This is a continuation from a previous post on increasing mobile app sales with A/B testing.
Green button or red button? If you’re in mobile marketing, you must have tried A/B testing and know that, at least for mobile app pages, it gets more complicated than that. Split tests work for copy, visual assets, pricing, and much more.
This article will cover the evolution of tools and methods available to mobile marketers for a/b testing app store pages. We’ll look at the pros and cons of custom coded landings, native app store developer tools, and special app page testing software. I’ll also share some of the metrics you should be looking for (beyond conversion) and tips to get started.
A/B Testing for Mobile App Pages: Creative Ideas Backed By Data
A/B testing for mobile app marketers usually means two things:
- in-app content (UI, personalization in onboarding, CTAs, etc.)
- app store pages and marketing creatives with the goal to drive new users.
While in-app a/b testing is usually done to improve app experience and engagement, app store a/b testing is meant to acquire new users with higher conversion rate and at a lower cost-per-install. On average, experiments with A/B testing for visual creatives on the app store page result in 19-26% increase in conversion, according to SplitMetrics.
- App store visitors make decisions about downloading the app after a couple of seconds they spend on the app store page.
- A couple of seconds is a very short period of time to tell the app’s “story” and explain all of the product’s benefits.
- When app publishers advertise apps, a lot of money is wasted when the user gets from the campaign link to the app store page and doesn’t download, while the advertiser still pays for the click. They got the initial interest, but what went wrong?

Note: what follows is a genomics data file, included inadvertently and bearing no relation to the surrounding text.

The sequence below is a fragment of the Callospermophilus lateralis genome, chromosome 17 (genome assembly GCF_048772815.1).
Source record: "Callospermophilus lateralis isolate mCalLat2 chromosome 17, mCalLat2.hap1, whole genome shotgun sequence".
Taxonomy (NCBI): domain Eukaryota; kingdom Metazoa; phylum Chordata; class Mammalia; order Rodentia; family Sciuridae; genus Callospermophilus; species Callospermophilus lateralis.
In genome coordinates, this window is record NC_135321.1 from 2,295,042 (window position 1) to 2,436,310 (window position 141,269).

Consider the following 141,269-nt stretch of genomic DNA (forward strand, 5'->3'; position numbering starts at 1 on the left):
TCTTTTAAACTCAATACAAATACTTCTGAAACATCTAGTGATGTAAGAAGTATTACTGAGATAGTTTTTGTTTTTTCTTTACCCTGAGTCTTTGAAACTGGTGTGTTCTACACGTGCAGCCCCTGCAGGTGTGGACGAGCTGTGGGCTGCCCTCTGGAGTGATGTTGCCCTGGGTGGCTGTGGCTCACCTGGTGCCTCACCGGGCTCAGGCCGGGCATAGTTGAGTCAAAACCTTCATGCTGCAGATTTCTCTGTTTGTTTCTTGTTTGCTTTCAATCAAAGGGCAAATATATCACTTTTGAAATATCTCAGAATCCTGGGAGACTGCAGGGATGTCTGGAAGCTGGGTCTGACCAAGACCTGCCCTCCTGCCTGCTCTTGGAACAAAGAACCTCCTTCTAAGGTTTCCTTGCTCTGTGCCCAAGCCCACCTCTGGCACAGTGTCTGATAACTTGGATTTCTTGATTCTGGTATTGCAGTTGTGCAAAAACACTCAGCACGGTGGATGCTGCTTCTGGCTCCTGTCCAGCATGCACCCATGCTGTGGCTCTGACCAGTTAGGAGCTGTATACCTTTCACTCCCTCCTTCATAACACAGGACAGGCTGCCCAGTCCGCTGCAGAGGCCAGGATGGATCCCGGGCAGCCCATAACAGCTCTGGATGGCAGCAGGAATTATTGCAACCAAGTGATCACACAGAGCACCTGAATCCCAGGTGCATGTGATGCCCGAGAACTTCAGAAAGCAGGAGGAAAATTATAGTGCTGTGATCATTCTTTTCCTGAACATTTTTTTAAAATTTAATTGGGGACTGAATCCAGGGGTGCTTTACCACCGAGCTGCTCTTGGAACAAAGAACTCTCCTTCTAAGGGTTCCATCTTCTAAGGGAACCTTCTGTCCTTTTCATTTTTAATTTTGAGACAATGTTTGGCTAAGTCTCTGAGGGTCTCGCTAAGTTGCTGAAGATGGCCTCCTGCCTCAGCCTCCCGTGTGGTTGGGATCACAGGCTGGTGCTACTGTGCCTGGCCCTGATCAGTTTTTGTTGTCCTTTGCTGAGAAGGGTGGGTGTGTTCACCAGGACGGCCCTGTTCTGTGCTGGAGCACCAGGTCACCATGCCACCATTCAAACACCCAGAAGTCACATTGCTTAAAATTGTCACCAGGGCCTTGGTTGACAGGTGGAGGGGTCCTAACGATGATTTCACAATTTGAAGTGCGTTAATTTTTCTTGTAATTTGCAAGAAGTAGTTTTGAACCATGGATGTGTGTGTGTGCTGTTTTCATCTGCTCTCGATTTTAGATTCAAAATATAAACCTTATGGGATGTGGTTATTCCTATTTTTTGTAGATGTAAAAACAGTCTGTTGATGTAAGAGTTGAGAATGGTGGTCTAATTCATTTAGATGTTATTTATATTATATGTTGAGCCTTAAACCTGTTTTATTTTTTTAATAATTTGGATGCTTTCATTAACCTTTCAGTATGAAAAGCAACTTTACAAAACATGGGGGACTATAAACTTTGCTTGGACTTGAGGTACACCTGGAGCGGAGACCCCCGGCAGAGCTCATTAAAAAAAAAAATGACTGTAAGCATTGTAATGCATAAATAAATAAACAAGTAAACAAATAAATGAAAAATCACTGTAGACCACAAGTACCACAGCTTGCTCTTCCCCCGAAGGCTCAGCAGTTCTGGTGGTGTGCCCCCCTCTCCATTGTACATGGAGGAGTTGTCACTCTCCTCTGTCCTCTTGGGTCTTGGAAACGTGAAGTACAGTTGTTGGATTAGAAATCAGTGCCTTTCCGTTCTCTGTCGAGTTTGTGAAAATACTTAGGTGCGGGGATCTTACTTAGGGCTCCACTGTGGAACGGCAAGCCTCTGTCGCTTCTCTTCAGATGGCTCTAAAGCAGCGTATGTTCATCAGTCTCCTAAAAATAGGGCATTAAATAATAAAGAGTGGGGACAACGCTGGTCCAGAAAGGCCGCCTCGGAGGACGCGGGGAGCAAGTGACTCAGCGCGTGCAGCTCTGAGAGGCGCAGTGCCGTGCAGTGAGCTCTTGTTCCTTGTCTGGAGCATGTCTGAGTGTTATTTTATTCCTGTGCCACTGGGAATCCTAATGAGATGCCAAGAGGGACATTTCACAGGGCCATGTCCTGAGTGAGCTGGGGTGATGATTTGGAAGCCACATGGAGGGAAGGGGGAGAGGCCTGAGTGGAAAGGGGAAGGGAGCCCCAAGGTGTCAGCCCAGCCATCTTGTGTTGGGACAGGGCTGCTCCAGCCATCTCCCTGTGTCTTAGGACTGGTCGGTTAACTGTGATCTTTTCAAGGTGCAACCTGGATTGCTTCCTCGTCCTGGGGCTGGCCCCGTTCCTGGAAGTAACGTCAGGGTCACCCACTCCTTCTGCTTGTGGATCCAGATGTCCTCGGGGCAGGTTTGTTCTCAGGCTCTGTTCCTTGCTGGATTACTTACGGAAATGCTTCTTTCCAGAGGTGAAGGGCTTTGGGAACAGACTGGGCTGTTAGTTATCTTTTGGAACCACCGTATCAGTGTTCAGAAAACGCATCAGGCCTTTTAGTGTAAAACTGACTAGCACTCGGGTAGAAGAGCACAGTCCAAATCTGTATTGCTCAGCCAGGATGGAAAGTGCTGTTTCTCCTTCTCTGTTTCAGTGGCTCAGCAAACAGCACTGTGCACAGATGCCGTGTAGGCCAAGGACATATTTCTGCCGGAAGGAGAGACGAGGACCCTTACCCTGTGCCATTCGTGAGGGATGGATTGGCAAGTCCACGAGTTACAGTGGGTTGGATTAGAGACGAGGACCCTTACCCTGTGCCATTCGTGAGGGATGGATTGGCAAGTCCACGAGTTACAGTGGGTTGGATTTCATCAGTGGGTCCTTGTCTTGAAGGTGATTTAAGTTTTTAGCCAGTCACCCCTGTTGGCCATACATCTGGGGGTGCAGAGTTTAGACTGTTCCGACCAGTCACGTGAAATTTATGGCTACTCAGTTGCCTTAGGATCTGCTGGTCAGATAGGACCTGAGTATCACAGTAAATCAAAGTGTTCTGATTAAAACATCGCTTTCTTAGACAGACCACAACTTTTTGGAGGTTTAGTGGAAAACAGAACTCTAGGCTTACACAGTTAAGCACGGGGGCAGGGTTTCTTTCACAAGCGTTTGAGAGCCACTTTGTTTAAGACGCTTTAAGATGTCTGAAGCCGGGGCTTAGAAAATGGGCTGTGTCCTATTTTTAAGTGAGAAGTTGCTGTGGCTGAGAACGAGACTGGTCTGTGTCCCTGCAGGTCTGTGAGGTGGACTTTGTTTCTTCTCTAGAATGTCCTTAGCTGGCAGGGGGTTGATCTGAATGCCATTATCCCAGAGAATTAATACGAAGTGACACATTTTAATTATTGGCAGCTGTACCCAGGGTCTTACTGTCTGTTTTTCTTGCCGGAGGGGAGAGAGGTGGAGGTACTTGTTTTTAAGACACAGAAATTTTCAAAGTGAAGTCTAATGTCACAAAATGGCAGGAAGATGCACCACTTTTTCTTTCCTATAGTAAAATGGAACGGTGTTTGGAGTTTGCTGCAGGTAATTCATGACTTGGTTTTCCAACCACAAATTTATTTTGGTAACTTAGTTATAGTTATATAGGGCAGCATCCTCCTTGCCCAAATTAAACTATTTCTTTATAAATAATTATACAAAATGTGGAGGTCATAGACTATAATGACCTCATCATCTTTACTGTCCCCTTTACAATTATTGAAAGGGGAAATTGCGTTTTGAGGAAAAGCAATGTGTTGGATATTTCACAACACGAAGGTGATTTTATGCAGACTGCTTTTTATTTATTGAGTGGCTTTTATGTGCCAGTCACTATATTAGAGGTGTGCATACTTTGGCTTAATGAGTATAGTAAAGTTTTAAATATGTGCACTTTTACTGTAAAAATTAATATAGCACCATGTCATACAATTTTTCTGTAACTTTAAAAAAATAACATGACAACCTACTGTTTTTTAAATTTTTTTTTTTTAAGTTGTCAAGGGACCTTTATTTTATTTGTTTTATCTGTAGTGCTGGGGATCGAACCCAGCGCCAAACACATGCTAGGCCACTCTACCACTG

- To optimize media spend and app marketing budget, marketers should test app store creatives before launching campaign.
Marketers can test different app page ideas by tweaking the following elements:
- Video preview
Some of the more recent popular a/b tests include testing app performance in search results and different categories (e.g., what if you put your game in “Action” subcategory vs. “Racing”?).
Growth Hacker’s MVP of A/B Testing: Custom Landings
The concept of a/b testing for app pages is not new. In fact, for a long time growth hackers have been on the lookout for new ways to optimize their media spend. The common approach includes the following steps:
- Create an alternative landing page for A/B testing
- Drive traffic to test the original page and the alternative page (testing pages will redirect user to the original store page after user clicks “Install” or “Get”)
- Analyze which page has a better install-per-number-of-views ratio.
Back in 2012, Peter Tanham talked about micro-testing for app store pages, and for the lack of a special marketing tool, came up with several ideas of how to go about creating an alternative page:
- Hire a developer to code a custom page that looks like the app store page you want to test
- Buy a template online and customize it to mimic app store
- Use one of the mobile site builder tools
All of these got the job done, no question here. But few marketers actually used the technique. Hiring a developer on Upwork takes time and can be expensive. You need to have some basic coding skills to customize a template. And building a mobile site even with the simplest tools still requires time and effort. All of these solutions, while perfectly viable, seemed too elaborate for A/B testing, something that’s supposed to be as easy as A and B. There really should be a better way to test your app store page!
Can’t You Just Test on Google Play?
Google Play A/B testing does, however, lack certain features that are important for marketers:
- You can only run experiments on published apps. If you want to test your app concept pre-launch to experiment with design ideas and collect user emails, Google Play A/B testing won’t help.
- You can run one experiment per app at a time. If there are different elements of the page that you want to collect data for, such as localization, icons, and screenshots, you can’t do it at the same time.